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Roses and Sustainability

Professor Joseph BuddBecause of the adverse climate in Iowa the sustainability of roses has long been the focus of rose research and breeding at Iowa State University. These 130 years of research began first with the work of Professor Joseph Budd in 1877, which brought hardy rose varieties from remote Russia and China to Iowa for breeding purposes.

Again in 1912 Professor Thomas Maney worked on hardy under-stocks and hardy climbing roses. Professor Emil Volz took up the rose work in 1921 when he developed trial gardens and evaluated new rose varieties in the Iowa climate. Dr. Griffith Buck in 1949, the most prolific of  the rose researchers at Iowa State University, continued with roses by developing over ninety rose varieties winter hardy and disease resistant for Iowa. Read more about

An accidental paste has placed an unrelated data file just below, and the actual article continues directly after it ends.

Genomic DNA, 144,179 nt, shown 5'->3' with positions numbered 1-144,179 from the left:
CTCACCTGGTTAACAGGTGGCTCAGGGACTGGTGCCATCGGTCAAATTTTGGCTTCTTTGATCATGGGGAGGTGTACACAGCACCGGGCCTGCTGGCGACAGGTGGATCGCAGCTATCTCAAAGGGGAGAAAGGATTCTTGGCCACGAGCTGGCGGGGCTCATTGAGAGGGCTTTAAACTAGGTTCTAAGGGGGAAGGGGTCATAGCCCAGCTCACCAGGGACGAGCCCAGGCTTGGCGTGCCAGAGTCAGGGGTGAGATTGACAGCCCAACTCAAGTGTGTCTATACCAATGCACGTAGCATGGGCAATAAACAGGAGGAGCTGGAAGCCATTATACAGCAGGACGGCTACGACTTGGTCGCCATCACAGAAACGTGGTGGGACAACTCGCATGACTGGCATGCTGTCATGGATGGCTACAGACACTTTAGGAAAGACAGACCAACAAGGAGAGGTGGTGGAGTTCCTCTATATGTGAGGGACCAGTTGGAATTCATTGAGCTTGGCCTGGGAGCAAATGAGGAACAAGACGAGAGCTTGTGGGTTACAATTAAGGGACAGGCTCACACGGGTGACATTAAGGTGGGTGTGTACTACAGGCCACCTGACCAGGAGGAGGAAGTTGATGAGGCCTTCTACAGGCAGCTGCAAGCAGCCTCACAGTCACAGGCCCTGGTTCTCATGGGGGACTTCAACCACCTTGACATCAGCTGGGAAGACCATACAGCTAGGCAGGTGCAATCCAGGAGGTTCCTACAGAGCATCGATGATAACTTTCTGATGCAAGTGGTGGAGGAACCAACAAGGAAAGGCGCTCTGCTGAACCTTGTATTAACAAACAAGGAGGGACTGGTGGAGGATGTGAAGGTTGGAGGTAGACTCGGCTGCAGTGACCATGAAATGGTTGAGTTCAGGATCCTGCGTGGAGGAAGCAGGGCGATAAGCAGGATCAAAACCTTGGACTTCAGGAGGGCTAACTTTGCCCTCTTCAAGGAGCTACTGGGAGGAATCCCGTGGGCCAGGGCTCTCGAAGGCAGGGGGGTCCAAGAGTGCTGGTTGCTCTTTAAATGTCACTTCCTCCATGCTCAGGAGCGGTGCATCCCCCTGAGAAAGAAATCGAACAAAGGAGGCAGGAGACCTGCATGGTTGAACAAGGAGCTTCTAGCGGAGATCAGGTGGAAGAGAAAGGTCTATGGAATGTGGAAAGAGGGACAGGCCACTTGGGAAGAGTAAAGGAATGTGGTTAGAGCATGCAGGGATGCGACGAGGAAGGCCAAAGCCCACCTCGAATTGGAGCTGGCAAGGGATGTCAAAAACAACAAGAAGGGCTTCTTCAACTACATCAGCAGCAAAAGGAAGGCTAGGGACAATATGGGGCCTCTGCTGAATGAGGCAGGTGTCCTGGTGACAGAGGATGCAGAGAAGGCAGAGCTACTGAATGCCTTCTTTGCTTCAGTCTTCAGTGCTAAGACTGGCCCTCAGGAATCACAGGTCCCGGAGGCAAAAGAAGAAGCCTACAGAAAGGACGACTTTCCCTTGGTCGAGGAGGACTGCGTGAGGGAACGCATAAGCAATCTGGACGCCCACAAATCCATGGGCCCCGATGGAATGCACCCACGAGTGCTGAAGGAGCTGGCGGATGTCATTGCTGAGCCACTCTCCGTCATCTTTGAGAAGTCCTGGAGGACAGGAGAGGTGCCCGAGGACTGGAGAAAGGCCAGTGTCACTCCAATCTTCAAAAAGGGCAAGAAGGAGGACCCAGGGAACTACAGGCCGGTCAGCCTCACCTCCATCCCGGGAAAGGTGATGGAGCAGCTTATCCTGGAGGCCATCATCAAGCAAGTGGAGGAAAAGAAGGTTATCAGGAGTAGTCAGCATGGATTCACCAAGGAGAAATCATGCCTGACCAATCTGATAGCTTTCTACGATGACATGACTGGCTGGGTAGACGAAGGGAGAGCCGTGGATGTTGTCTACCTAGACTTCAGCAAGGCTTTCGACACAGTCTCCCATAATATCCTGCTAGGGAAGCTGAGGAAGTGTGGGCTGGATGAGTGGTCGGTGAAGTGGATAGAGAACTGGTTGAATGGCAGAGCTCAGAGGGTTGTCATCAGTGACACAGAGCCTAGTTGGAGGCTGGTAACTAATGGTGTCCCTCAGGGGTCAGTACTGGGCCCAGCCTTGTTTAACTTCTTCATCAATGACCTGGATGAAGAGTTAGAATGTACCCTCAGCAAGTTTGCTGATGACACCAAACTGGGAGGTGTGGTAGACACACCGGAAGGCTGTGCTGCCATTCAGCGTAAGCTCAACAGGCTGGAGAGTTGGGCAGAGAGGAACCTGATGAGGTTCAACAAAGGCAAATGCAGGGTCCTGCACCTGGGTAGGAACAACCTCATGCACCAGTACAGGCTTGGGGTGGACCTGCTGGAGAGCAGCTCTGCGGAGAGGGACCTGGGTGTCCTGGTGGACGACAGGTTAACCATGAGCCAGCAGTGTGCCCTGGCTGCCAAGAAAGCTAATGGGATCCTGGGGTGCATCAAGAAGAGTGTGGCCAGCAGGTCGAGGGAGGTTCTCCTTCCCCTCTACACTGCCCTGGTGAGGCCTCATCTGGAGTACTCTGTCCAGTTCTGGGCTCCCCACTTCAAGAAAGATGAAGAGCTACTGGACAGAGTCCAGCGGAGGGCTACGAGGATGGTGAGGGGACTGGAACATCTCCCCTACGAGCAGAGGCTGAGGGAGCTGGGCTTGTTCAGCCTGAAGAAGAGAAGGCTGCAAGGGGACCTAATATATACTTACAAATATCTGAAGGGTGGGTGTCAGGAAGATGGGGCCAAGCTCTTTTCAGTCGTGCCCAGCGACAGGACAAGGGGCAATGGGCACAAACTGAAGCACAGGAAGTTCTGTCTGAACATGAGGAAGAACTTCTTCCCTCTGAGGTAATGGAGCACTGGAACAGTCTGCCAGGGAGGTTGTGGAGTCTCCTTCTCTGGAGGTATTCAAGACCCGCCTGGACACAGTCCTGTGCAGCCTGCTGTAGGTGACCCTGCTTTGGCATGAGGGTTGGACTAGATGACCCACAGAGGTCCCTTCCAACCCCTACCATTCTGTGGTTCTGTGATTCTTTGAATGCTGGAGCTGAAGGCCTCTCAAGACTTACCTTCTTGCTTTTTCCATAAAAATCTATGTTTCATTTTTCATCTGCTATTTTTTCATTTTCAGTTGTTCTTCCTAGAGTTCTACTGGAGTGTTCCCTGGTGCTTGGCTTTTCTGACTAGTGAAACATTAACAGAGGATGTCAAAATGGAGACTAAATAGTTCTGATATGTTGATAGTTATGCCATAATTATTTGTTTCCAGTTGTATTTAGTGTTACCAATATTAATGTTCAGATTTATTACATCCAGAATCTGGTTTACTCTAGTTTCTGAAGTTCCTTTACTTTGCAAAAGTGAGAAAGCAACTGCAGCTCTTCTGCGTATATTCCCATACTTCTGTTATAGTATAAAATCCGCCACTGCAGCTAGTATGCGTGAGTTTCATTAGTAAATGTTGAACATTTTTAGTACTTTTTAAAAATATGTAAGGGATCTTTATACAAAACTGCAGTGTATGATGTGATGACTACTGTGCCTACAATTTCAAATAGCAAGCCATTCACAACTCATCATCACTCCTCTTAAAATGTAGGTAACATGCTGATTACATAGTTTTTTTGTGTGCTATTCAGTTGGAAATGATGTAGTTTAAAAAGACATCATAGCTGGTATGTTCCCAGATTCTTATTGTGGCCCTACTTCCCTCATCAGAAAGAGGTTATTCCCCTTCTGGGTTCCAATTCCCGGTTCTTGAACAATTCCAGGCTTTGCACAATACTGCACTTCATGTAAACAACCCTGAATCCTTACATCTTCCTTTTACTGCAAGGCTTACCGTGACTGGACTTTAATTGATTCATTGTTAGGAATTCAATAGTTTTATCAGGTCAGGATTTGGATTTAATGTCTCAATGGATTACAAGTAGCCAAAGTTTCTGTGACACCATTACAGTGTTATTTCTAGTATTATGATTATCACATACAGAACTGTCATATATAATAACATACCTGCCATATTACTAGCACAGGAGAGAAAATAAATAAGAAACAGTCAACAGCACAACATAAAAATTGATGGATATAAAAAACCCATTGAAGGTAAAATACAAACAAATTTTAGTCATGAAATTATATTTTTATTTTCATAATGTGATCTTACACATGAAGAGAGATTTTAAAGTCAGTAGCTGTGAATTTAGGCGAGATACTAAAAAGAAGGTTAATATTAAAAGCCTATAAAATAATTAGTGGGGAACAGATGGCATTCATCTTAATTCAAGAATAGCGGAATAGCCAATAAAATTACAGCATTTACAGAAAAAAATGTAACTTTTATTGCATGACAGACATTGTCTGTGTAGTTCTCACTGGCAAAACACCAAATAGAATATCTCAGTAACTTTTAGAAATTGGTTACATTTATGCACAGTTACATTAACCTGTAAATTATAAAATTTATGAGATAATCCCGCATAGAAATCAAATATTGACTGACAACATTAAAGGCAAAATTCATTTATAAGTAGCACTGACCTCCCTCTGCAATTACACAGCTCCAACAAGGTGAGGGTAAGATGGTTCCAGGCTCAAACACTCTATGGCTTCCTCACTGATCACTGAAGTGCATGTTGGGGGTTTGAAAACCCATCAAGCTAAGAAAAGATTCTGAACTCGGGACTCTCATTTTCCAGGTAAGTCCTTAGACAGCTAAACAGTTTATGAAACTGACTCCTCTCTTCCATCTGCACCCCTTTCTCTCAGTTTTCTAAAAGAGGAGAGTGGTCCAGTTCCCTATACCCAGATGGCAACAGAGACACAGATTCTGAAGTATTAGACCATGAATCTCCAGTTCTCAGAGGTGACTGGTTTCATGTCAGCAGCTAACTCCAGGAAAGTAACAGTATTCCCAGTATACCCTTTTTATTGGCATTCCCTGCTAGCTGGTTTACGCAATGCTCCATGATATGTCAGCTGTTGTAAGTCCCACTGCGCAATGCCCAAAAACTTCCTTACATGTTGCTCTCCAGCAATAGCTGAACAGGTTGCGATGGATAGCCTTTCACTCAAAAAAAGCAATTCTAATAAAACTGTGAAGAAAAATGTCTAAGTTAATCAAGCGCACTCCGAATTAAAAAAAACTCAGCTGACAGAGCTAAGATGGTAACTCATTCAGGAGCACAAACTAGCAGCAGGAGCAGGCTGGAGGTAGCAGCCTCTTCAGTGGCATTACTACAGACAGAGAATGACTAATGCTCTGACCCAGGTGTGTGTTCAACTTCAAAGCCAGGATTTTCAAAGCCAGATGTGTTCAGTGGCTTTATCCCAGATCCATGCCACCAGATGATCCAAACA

Earth-Kind® and Iowa State University

This eye towards sustainability is carried on today at Iowa State with the latest method of rose evaluation known as Earth-Kind®. Earth-Kind®, a program started at Texas A&M by Dr. Steve George, is designed to evaluate landscape plants (initially roses) for their sustainability in the landscape.    

Earth-Kind® Roses have roots at Iowa State University in two ways, first because of the Griffith Buck roses. These roses known for their hardiness and disease resistance were among the first to be evaluated under this new system and were supplied by Iowa State University. Secondly the Iowa State University Horticulture Research Station is the location of one of the Northern Earth-Kind® Rose Trials under the direction of Dr. David Zlesak at the University of Wisconsin.  

Read the chronology of 130 years of rose research at Iowa State University that takes a look at the past and carries on into the future.

The term, EARTH-KIND®, and associated logo are trademarks of the Texas AgriLife Extension Service, Texas A&M System Read more about